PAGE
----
Sunday, April 14, 2019

Dating Palm Sunday Services

The question came up as to when the Church started special Palm Sunday services. The Catholic Encyclopedia has this to say,

Liturgical writers differ in assigning a time for the introduction of the benediction of palms and of the procession. Martène, "De antiq. eccl. discipl." xx, 288, finds no mention of them before, the eighth or ninth century. Peliccia, "Christian. eccl. politia", II, 308, is of the same opinion and mentions Amularius, "De div. off.", I, x, as the first to speak of them. Binterim, V, i, 173, on the authority of Severus, Patriarch of Antioch, and of Josue Stylites, states that Peter Bishop of Edessa, about 397 ordered the benediction of the palms for all the churches of Mesopotamia. The ceremonies had their origin most probably in Jerusalem. In the "Peregrinatio Sylviæ", undertaken between 378 and 394, they are thus described: On the Lord's Day which begins the Paschal, or Great, Week, after all the customary exercises from cook-crow till morn had taken place in the Anastasia and at the Cross, they went to the greater church behind the Cross on Golgotha, called the Martyrium, and here the ordinary Sunday services were held. At the seventh hour (one o'clock p. m.) all proceeded to the Mount of Olives, Eleona, the cave in which Our Lord used to teach, and for two hours hymns, anthems, and lessons were recited. About the hour of None (three o'clock p. m.) all went, singing hymns, to the Imbomon, whence Our Lord ascended into heaven. Here two hours more were spent in devotional exercises, until about 5 o'clock, when the passage from the Gospel relating how the children carrying branches and Palms met the Lord, saying "Blessed is He that cometh in the Name of the Lord" is read. At these words all went back to the city, repeating "Blessed is He that cometh in the Name of the Lord." All the children bore branches of palm or olive. The faithful passed through the city to the Anastasia, and there recited Vespers. Then after a prayer in the church of the Holy Cross all returned to their homes.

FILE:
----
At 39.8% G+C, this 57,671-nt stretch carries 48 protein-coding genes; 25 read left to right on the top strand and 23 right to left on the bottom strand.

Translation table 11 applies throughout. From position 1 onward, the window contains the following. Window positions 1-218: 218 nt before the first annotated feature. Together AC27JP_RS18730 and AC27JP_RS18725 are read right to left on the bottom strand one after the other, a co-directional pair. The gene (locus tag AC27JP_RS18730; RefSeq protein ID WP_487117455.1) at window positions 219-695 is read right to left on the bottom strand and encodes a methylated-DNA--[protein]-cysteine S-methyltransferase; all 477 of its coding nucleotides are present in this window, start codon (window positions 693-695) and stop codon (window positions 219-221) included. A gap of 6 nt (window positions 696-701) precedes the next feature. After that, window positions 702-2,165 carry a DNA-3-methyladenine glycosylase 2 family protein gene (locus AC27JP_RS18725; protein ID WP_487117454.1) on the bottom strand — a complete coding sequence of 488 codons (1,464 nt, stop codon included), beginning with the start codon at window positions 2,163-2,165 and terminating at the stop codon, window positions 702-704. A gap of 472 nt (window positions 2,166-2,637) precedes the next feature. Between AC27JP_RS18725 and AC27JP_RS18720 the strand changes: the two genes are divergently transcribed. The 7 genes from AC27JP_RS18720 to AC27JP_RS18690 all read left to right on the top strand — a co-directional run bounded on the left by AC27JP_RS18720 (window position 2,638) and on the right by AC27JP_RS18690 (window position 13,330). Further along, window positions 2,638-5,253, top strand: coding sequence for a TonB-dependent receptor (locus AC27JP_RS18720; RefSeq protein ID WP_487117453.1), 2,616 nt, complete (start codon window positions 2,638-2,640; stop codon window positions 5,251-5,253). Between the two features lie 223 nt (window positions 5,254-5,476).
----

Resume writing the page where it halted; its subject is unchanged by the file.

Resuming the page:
1. Fr. Hunwicke points out that the tradition of processing with palms, calling out "Hosanna", goes back to the Jewish ceremony of Tabernacles. The 1st-century Jews in Jerusalem were simply adapting those rites and the psalms accompanying them ("Blessed is He who comes in the name of the Lord . . .") to the special circumstance of Jesus' entry on a humble beast of burden, as foretold by Zechariah (9:9).

    Incidentally, the "Peregrinations of Sylvia" also supply early evidence for the original location of Herod's Temple as not having been on (what we now call) the Temple Mount, but below it, toward the old City of David.

  2. Good to hear from you again Allan. I hope that all is well with you and your beloved. "Peregrination" was a new one on me. I think Aussies would call it a "walkabout".